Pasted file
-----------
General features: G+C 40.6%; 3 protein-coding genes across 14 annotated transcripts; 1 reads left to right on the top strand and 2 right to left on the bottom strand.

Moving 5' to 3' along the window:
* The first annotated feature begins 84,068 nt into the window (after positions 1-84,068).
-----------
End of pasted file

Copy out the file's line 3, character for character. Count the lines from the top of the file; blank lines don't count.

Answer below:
* The first annotated feature begins 84,068 nt into the window (after positions 1-84,068).